“PFAS can disrupt our reproductive hormones and have been associated in some previous studies with delayed puberty onset and an increased risk of endometriosis and polycystic ovarian syndrome,” she said.
“What our study adds is that PFAS can also reduce fertility in women who are generally healthy and are trying to conceive naturally.”
She added that it was also important that authorities put in place policies banning the use of PFAS from everyday products.
PFAS are a class of chemicals more commonly known as per- and polyfluoroalkyl substances.
They are found in a range of everyday items from non-stick cookware, clothing, food packaging, carpets, paint, toiletries and antique products.
The chemicals, designed to make surfaces stain and water resistant, do not break down naturally in the environment, hence their nickname of forever chemicals.
In their study, American and Singaporean researchers analyzed blood samples from 1,032 women.
All were trying for a baby and had an average age of 30, with samples from the island nation between 2015 and 2017.
Researchers analyzed the samples for 15 specific types of PFAS, then followed each woman for at least a year to see if she had a successful pregnancy.
The researchers at New York’s Mount Sinai health organization found that higher exposure to PFAS was associated with a reduced chance of having a baby.
This was true both for individual types of PFAS and when their effects were combined.
‘Forever chemicals’ and the consequences of their exposure to human health were the focus of the 2019 legal thriller ‘Dark Waters’ starring Mark Ruffalo
Scientists found that the powerful blend of PFAS was linked to an up to 40 percent lower chance of getting pregnant within a year and also of being born alive.
The authors noted that their study had some limitations, the first being that they could not identify the specific mechanism by which PFAS reduced fertility in the participants, such as measuring reproductive hormones.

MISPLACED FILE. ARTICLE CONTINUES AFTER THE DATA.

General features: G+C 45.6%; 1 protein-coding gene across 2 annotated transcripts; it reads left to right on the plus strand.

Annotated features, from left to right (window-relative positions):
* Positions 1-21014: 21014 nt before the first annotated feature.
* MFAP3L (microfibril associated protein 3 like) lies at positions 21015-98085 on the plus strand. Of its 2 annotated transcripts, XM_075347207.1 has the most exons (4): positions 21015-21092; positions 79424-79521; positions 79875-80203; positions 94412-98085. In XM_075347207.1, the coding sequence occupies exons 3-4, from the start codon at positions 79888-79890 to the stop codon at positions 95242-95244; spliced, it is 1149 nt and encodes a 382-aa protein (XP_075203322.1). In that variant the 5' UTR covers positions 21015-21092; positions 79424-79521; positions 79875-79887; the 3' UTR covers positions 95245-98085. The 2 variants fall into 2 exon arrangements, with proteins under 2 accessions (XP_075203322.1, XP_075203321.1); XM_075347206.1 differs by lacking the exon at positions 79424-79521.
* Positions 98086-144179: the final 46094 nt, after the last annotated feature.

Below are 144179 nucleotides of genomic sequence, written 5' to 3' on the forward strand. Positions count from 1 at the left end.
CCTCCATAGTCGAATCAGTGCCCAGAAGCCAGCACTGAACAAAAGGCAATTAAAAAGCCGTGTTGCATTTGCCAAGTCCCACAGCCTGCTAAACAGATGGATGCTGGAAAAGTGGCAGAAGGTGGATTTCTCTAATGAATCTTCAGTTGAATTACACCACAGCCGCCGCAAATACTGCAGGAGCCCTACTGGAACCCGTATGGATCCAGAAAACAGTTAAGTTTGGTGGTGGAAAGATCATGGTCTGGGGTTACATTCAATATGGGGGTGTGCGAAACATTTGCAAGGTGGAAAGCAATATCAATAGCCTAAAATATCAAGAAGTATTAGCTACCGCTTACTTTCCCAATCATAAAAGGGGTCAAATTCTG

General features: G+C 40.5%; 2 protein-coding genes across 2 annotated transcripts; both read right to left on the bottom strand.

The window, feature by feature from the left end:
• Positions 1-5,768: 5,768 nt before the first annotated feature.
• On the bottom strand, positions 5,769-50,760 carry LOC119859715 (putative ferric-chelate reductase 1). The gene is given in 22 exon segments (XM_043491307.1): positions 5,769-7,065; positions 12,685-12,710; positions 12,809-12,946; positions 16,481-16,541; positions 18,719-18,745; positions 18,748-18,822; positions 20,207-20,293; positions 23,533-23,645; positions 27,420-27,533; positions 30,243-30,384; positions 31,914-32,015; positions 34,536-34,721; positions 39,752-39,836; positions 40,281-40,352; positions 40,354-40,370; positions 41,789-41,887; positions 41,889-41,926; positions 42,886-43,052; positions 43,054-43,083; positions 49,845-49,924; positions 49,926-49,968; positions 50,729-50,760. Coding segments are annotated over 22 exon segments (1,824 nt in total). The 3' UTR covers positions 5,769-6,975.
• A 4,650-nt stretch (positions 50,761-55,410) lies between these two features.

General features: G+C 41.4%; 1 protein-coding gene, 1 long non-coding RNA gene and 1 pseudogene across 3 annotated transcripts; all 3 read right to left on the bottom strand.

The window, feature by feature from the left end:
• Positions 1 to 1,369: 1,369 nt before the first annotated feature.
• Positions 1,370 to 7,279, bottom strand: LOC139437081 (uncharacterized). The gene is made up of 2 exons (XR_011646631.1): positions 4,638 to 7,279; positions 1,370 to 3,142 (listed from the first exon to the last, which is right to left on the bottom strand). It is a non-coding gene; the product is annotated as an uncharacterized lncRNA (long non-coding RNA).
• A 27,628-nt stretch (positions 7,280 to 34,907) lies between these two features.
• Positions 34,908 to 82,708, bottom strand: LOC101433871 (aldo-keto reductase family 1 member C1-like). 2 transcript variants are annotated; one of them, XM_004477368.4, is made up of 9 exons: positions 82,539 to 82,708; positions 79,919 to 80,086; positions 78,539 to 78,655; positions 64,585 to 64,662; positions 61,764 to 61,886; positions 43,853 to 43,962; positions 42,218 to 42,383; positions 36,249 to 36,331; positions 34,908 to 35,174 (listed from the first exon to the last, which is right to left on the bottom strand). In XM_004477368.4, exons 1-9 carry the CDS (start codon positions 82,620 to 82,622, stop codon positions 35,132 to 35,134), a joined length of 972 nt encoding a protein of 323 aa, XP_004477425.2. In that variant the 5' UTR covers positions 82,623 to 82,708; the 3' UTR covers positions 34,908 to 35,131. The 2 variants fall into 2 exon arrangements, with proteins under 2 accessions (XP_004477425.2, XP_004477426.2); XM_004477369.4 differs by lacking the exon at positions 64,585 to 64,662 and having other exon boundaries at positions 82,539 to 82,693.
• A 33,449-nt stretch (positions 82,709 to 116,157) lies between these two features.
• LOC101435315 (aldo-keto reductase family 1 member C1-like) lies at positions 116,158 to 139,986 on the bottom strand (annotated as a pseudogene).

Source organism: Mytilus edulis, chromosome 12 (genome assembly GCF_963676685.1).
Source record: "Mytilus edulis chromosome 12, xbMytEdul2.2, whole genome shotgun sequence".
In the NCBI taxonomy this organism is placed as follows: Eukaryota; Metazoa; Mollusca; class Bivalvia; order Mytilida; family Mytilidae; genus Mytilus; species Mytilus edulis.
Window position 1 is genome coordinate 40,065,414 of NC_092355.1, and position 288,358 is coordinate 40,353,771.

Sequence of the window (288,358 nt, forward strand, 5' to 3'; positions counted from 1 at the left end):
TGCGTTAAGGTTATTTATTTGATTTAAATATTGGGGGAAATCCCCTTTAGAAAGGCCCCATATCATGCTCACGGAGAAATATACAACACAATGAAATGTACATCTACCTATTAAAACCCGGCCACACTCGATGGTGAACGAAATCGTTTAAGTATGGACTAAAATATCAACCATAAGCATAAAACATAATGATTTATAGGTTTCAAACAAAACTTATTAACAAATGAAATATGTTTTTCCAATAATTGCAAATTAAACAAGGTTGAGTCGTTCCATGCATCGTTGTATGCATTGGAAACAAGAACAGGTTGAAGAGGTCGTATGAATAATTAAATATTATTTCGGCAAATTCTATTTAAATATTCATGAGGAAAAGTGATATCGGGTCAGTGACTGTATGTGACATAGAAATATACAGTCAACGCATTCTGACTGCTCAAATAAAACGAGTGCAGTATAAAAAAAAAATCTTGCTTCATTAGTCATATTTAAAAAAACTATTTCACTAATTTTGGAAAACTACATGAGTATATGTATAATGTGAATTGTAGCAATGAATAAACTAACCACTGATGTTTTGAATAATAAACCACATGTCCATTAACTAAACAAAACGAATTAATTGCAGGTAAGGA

Another was that they only examined exposure to established PFAS, with the researchers noting that there are some emerging chemicals now being added to products that are worth exploring.
Finally, the scientists said they couldn’t account for male infertility and exposure to PFAS in their study because their analysis only looked at the women’s results.
PFAS, commonly known as per- and polyfluoroalkyl substances, have previously been associated with an increased risk of kidney and testicular cancer.
Studies have also suggested that they damage the immune system and increase the risk of birth defects.
There are about 5,000 different types of chemicals.
They were featured in the 2019 Hollywood movie Dark Waters starring Mark Ruffalo after a community’s water was poisoned by the chemicals from a local factory.
PFAS is different from another group of commonly used chemicals called phthalates, which are used to make plastics more durable and are found in floors as well as products such as shampoos, soaps and hair sprays.
Like PFAS, there are also health concerns about exposure to phthalates in everyday life, with the substances linked to cancers, asthma, ADHD, and obesity.